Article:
Description - The Gas Station in America by John A. Jakle
In the first volume of their "Gas, Food, Lodging" trilogy, John Jakle and Keith Sculle offer a comprehensive history of the American gas station, exploring every aspect of this roadside icon, including its evolving architectural identity; its place in both the American landscape and popular culture; the corporate decisions that determined its look and location; its metamorphosis into the mini-mart; and its role as the most visible manifestation of one of the world's largest industries. From the quaint kerbside filling stations of the 1910s to the novelty designs of the 1920s (when stations were built to resemble English cottages, Greek temples, Dutch windmills, and Spanish missions) to the Bauhaus-inspired stations of the 1930s to today's nationwide chains of brightly lit look-alikes, the book explores the evolution of the gas station and the reasons for their development. Illustrated with more than 150 images - postcards of gas stations, vintage ads, maps, and other memorabilia - the book bears witness to an economic and cultural phenomenon that continues to be a defining part of the American experience.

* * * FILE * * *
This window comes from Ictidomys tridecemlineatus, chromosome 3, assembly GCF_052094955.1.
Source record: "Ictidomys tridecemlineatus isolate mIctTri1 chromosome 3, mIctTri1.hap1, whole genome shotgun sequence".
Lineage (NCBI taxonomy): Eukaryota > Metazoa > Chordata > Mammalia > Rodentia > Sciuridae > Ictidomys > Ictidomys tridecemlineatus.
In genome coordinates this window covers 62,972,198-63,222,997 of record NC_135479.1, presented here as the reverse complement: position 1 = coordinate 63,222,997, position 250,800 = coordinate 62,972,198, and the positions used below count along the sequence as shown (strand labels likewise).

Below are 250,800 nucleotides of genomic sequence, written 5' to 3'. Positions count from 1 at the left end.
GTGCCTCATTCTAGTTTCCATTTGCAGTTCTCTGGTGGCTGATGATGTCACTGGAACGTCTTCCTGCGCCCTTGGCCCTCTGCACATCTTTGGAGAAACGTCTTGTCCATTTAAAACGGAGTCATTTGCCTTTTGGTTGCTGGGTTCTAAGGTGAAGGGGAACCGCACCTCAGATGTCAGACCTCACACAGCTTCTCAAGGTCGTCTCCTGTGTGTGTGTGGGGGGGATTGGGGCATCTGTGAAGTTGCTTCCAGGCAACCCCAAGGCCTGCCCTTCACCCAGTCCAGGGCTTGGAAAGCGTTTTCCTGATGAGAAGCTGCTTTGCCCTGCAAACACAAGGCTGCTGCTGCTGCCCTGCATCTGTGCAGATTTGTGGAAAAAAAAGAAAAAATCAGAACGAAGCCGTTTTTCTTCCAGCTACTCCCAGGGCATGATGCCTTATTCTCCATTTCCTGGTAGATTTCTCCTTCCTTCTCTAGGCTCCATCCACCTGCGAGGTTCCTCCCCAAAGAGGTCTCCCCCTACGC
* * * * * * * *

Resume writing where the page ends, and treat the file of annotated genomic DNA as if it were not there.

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(254mm x 178mm x 21mm)
Johns Hopkins University Press
Publisher: Johns Hopkins University Press
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Author Biography - John A. Jakle
John A. Jakle is a professor of geography and landscape architecture at the University of Illinois at Urbana-Champaign. Keith A. Sculle is an adjunct professor of history at the University of Illinois at Springfield and head of research and education at the Illinois Historic Preservation Agency.